Anomalies could have been because the temperature became too high, creating an extra variable to make the test unfair. If the temperature did get too high it would have decreased the current, increasing the resistance. Similar to this idea, the wire could have had some impurities in it, varying the resistivity and increasing/decreasing the resistance. Any of the remaining three (I say this because we have already used one in our experiment - length) factors affecting resistance could have been varied - temperature, resistivity and thickness, leading to unreliable readings. The other reason for an anomaly could simply be that we misread the voltmeter/ammeter.

We could use an even wider range of results to increase the reliability of out results, or we could repeat the results more times. For further work, we could think about which material, length, width and temperature wire has the highest/lowest resistance. We could also use different kinds of resistors in the circuit, for example thermistors, so we could see how resistance varied with heat and that resistor, or we could instead use a light dependant resistor, to see how resistance would vary with that.

...read more.

This student written piece of work is one of many that can be found in our GCSE Electricity and Magnetism section.

Found what you're looking for?

  • Start learning 29% faster today
  • 150,000+ documents available
  • Just £6.99 a month

Not the one? Search for your essay title...
  • Join over 1.2 million students every month
  • Accelerate your learning by 29%
  • Unlimited access from just £6.99 per month

See related essaysSee related essays

Related GCSE Electricity and Magnetism essays

  1. Marked by a teacher

    Resistance Aim: my main aim is to investigate the factors that affect the resistance ...

    3 star(s)

    79.60 0.45 7 5.28 94.65 95.10 94.20 0.50 8 Average = 5.70 And now I will draw a graph representing current against voltage, and then I will take the line of best fit from which I will take the gradient and check whether the results I have obtained graphically matches the results in the table.

  2. Peer reviewed

    Investigation in resistance in wires

    5 star(s)

    Also the outliers on the longer wire lengths were more separated; I believe that this is because I didn't read either the ammeter or the voltmeter correctly The basic test of how reliable my experiment was is when I plotted the resistance graph, the further away from the origin the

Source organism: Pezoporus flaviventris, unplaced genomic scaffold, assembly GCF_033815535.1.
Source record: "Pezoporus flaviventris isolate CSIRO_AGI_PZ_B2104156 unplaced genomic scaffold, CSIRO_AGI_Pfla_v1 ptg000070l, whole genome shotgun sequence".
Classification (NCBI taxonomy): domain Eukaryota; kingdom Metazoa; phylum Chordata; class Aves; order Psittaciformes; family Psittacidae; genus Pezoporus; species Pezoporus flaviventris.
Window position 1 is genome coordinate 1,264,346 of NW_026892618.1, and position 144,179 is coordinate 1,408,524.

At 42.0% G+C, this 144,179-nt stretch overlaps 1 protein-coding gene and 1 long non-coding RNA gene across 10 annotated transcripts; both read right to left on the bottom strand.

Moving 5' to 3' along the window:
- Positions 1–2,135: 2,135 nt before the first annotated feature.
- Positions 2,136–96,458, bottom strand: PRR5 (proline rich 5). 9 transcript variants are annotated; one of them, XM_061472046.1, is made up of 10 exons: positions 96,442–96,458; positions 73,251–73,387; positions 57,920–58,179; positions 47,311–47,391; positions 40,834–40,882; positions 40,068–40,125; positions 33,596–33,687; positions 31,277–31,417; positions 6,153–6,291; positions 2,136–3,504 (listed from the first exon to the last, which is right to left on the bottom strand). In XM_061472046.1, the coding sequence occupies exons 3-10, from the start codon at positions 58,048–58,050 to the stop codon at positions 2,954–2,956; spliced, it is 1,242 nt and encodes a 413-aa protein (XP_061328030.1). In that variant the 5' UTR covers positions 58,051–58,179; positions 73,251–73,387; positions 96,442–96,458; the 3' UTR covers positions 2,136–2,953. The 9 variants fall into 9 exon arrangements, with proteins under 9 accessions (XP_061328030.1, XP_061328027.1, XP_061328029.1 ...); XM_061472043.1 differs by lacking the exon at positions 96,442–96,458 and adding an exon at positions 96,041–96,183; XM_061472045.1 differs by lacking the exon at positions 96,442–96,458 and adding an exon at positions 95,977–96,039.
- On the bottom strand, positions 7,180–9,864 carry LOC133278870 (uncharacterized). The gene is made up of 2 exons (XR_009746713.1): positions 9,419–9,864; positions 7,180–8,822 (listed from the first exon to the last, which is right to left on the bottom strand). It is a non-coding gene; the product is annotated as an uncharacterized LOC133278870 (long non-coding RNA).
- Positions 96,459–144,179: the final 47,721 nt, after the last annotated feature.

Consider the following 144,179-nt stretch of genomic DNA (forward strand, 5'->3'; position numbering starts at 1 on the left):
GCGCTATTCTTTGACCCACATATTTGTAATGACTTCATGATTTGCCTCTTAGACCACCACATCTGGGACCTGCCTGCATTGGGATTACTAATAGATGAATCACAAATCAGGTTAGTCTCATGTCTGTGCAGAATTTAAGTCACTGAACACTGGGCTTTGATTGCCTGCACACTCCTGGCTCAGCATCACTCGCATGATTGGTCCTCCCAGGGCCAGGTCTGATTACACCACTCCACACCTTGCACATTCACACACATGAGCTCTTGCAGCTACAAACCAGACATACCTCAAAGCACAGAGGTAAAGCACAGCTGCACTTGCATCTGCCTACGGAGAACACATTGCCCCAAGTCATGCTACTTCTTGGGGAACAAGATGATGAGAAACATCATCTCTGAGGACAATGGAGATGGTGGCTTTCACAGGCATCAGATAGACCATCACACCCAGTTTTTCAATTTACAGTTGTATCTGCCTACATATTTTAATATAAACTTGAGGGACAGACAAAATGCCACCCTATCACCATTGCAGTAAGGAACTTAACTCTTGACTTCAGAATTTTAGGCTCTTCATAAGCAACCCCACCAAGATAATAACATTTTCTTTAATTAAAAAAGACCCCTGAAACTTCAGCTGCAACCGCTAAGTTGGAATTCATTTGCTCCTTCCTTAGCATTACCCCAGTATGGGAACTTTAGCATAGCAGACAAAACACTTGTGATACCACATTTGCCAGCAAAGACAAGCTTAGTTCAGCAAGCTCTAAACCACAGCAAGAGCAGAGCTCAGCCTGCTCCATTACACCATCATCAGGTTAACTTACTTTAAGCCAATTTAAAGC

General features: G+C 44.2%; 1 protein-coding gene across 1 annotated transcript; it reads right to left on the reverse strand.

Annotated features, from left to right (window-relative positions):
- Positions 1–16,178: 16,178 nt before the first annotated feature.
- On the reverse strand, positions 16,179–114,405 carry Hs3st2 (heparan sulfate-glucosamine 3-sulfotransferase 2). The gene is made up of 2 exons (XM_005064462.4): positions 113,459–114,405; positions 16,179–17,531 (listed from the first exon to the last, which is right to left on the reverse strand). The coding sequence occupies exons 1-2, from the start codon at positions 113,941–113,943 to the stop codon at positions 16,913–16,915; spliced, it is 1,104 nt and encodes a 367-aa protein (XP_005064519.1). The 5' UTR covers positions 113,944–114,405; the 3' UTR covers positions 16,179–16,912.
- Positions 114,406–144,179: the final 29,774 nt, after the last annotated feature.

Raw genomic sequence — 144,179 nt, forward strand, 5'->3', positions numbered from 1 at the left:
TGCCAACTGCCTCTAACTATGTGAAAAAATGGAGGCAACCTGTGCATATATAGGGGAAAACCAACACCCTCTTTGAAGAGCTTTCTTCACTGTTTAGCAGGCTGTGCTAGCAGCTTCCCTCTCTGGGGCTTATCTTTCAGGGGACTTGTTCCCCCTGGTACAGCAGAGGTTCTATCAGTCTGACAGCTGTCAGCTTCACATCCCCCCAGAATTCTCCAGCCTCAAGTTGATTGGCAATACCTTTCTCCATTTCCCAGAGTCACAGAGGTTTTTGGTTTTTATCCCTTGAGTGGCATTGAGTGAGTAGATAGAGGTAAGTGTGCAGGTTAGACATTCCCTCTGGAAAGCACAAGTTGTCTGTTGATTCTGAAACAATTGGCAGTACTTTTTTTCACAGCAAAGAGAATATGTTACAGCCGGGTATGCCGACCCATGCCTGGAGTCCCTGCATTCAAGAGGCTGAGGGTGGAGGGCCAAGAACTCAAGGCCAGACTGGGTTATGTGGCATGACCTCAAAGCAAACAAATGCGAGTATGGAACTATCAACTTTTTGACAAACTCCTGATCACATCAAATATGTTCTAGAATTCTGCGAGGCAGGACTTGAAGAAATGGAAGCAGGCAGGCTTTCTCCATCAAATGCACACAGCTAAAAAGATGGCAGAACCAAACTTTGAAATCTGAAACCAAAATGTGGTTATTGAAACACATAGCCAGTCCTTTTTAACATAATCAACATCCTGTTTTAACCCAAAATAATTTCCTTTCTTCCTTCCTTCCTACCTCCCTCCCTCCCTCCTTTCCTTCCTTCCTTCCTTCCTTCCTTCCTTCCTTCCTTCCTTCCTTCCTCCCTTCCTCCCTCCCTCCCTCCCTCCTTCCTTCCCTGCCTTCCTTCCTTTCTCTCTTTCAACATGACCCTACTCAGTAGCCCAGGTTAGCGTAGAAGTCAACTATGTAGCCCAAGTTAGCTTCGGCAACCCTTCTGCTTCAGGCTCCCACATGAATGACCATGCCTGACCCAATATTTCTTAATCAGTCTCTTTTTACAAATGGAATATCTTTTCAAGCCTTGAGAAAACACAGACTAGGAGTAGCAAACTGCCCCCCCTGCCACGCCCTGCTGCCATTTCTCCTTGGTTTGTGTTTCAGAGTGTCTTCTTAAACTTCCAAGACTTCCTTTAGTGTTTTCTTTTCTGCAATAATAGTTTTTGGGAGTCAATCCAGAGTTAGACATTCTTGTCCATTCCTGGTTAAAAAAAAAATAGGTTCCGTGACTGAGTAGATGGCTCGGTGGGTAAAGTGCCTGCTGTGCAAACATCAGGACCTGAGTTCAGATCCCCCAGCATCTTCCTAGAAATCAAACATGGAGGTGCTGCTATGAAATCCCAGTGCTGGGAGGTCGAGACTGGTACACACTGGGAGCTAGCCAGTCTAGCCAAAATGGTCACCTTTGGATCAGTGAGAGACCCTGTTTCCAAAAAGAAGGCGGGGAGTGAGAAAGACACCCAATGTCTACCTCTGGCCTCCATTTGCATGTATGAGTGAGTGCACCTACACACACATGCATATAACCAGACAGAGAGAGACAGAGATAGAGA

1. Physics GCSE Coursework:Factors affecting the resistance of a wire

    When an electric current passes through thin nichrome or tungsten wire, the electrons cannot flow easily. They collide with the atoms in the wire, which vibrate more quickly. This causes the wire to warm up. If the resistance of the wire is high and the current is large, the wire may get red hot.

  2. The resistance of wire.

    the same, The edge of the crocodile clips should be at the edges measured length. The Variable factor The factor that I am going to vary is the length of the E26 wire. Circuit diagram Method The circuit was set up as shown above.

  1. Length vs Resistance

    This means that resistance may be proportional to current. Though my values are definitely not accurate, since the increases are all different percentages, they are very reliable as the range between them is 4, which is small. To prove this hypothesis, I will also take figure from my graph, using my line of best fit and then I will

  2. Discover the factors affecting resistance in a conductor.

    This needs to be accurate, since it is a very important factor to ensure reliability. Secondly we need to state what we need to keep constant throughout the experiment. These are listed below :- * The diameter of the material This has an effect on resistance, so will need to be kept constant throughout.

  1. Investigate the resistance of different wires and how at different lengths the voltage increases ...

    source of data matched my predicted data well because those predicted results were perfectly accurate. I know that my result were not perfectly accurate because of the heating affect and I have one a graph of standard deviation to sow how they differed and I know that this was down to the heating affect.

  2. Factors Affecting the Resistance of a wire.

    If the conductor is twice as large there will be twice as many collisions and hence the resistance of the conductor will be doubled (for constant cross sectional area). * Cross-section area (A) A conductor with a larger surface area has a greater number of conduction electrons, as it has a larger volume.

  • Over 160,000 pieces
    of student written work
  • Annotated by
    experienced teachers
  • Ideas and feedback to
    improve your own work